Monday’s theme is CHORES, with age-appropriate jobs for the kids to do, which I hope will kind of earn the kids the fun being offered the rest of the week. In fact, you could pay your kids for their chores with play money and then charge them for the activities later on. Even fine them for whining, if necessary, but I’ll bet they’ll like having chores to do. I know my grandkids love helping with things. It makes them feel grown up.
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Tuesday is a physical and outdoorsy theme, to keep the kids active.
Check out this fun backyard Ninja Warrior Course a dad created for his daughter. There are lots of other plans on the Internet and on Pinterest.
Neighborhood KIDS (Bicycle/Tricycle/HotWheels) “Poker” Run:
1. Get your kids’ friends, and their moms, together for a neighborhood kid’s poker run. Need seven moms, and at least seven kids on bikes, tricycles, or Hot Wheels. Could even do roller blades, scooters, or skateboards. Each of the seven moms will be in charge of a card station (preferably right outside of their house – provided all the moms live in fairly close proximity to one another), and have beverages and snacks on hand for the kids. Each of the kids will need to bring a good, nice toy or item that they don’t want any more as their payment to play. All the toys/items will be collected into a prize basket.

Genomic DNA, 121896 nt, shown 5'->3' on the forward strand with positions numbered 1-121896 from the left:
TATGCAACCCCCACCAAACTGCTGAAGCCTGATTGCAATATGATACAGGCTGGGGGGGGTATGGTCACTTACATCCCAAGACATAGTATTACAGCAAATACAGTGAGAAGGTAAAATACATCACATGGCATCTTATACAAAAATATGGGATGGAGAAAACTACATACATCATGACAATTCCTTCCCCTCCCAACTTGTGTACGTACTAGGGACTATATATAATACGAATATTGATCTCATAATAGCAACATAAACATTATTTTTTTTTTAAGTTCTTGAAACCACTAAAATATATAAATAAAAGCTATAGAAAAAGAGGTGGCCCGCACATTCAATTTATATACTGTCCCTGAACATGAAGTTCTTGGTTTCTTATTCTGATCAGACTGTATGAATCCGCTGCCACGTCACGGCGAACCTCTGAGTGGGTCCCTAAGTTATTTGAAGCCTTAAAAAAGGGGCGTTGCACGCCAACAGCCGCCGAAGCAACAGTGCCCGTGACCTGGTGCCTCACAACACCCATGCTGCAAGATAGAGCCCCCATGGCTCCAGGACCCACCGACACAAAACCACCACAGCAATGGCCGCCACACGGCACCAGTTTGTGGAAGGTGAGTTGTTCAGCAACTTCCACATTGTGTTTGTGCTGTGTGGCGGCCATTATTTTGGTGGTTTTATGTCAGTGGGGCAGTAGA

2. Plot a course. Draw a map of your neighborhood, and show the boundary lines for the Poker Run and where the stations are. Pre-arrange for seven stations where the kids will collect cards from. A mom will be at each station. You’ll need a deck of cards (Crazy 8s work great), divided into seven portions, and a portion given to each mom for each station, and a scoring sheet for each kid showing what the order of winning hands are. (Using Crazy 8s cards, the kids can make sets: several cards of the same number, or runs: several cards of the same color. Of course a run of 4 cards would be worth more than a run of 3 cards, or, in the case of two kids having a run of 4 cards you can add the totals of the cards to see who’s is highest, and a set of 7s would be worth more than a set of 5s, and if you wanted to get even more technical, or break a tie, you could make purple the most valuable, then blue, then green, then red).